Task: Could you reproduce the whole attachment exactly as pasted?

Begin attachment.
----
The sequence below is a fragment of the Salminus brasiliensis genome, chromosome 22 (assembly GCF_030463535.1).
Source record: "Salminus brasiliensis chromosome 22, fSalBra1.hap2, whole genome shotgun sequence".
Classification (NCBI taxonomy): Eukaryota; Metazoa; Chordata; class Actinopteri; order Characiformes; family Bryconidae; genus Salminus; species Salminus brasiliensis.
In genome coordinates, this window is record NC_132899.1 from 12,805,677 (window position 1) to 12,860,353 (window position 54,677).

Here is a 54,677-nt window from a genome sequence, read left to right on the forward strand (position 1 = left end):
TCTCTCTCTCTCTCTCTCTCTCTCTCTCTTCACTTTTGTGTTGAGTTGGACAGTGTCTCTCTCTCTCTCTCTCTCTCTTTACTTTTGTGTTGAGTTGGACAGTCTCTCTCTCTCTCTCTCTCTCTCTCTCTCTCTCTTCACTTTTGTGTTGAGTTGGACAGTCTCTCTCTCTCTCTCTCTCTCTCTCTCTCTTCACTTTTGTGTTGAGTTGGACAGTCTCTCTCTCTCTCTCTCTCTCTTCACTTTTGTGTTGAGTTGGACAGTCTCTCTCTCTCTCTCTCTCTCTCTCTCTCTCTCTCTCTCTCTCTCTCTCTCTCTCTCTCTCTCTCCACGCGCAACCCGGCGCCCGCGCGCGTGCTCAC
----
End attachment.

The sequence below is a fragment of the Salminus brasiliensis genome, chromosome 22 (assembly GCF_030463535.1).
Source record: "Salminus brasiliensis chromosome 22, fSalBra1.hap2, whole genome shotgun sequence".
Classification (NCBI taxonomy): Eukaryota; Metazoa; Chordata; class Actinopteri; order Characiformes; family Bryconidae; genus Salminus; species Salminus brasiliensis.
In genome coordinates, this window is record NC_132899.1 from 12,805,677 (window position 1) to 12,860,353 (window position 54,677).

Here is a 54,677-nt window from a genome sequence, read left to right on the forward strand (position 1 = left end):
TCTCTCTCTCTCTCTCTCTCTCTCTCTCTTCACTTTTGTGTTGAGTTGGACAGTGTCTCTCTCTCTCTCTCTCTCTCTTTACTTTTGTGTTGAGTTGGACAGTCTCTCTCTCTCTCTCTCTCTCTCTCTCTCTCTCTTCACTTTTGTGTTGAGTTGGACAGTCTCTCTCTCTCTCTCTCTCTCTCTCTCTCTTCACTTTTGTGTTGAGTTGGACAGTCTCTCTCTCTCTCTCTCTCTCTTCACTTTTGTGTTGAGTTGGACAGTCTCTCTCTCTCTCTCTCTCTCTCTCTCTCTCTCTCTCTCTCTCTCTCTCTCTCTCTCTCTCTCTCCACGCGCAACCCGGCGCCCGCGCGCGTGCTCAC